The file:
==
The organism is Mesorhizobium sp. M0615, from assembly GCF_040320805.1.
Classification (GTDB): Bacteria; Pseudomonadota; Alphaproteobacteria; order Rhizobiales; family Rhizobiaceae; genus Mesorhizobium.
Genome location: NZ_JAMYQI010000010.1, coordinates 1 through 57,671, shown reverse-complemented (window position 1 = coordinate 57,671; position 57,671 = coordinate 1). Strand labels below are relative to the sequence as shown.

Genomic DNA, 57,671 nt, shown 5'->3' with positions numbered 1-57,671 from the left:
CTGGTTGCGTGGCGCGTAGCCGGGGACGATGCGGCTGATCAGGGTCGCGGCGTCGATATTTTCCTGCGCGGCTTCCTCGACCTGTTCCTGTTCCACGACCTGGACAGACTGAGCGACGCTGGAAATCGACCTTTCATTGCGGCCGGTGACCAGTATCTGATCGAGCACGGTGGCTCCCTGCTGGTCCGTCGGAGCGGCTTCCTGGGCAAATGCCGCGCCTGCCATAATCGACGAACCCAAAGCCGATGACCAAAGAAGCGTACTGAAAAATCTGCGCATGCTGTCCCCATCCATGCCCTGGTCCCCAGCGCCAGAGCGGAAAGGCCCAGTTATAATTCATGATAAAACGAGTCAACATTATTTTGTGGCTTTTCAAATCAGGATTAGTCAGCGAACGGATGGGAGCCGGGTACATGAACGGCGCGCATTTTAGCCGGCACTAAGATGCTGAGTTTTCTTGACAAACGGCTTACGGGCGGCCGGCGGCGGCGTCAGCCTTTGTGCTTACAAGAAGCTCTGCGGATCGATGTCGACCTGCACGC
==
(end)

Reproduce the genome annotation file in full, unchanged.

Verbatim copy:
The organism is Mesorhizobium sp. M0615, from assembly GCF_040320805.1.
Classification (GTDB): Bacteria; Pseudomonadota; Alphaproteobacteria; order Rhizobiales; family Rhizobiaceae; genus Mesorhizobium.
Genome location: NZ_JAMYQI010000010.1, coordinates 1 through 57,671, shown reverse-complemented (window position 1 = coordinate 57,671; position 57,671 = coordinate 1). Strand labels below are relative to the sequence as shown.

Genomic DNA, 57,671 nt, shown 5'->3' with positions numbered 1-57,671 from the left:
CTGGTTGCGTGGCGCGTAGCCGGGGACGATGCGGCTGATCAGGGTCGCGGCGTCGATATTTTCCTGCGCGGCTTCCTCGACCTGTTCCTGTTCCACGACCTGGACAGACTGAGCGACGCTGGAAATCGACCTTTCATTGCGGCCGGTGACCAGTATCTGATCGAGCACGGTGGCTCCCTGCTGGTCCGTCGGAGCGGCTTCCTGGGCAAATGCCGCGCCTGCCATAATCGACGAACCCAAAGCCGATGACCAAAGAAGCGTACTGAAAAATCTGCGCATGCTGTCCCCATCCATGCCCTGGTCCCCAGCGCCAGAGCGGAAAGGCCCAGTTATAATTCATGATAAAACGAGTCAACATTATTTTGTGGCTTTTCAAATCAGGATTAGTCAGCGAACGGATGGGAGCCGGGTACATGAACGGCGCGCATTTTAGCCGGCACTAAGATGCTGAGTTTTCTTGACAAACGGCTTACGGGCGGCCGGCGGCGGCGTCAGCCTTTGTGCTTACAAGAAGCTCTGCGGATCGATGTCGACCTGCACGC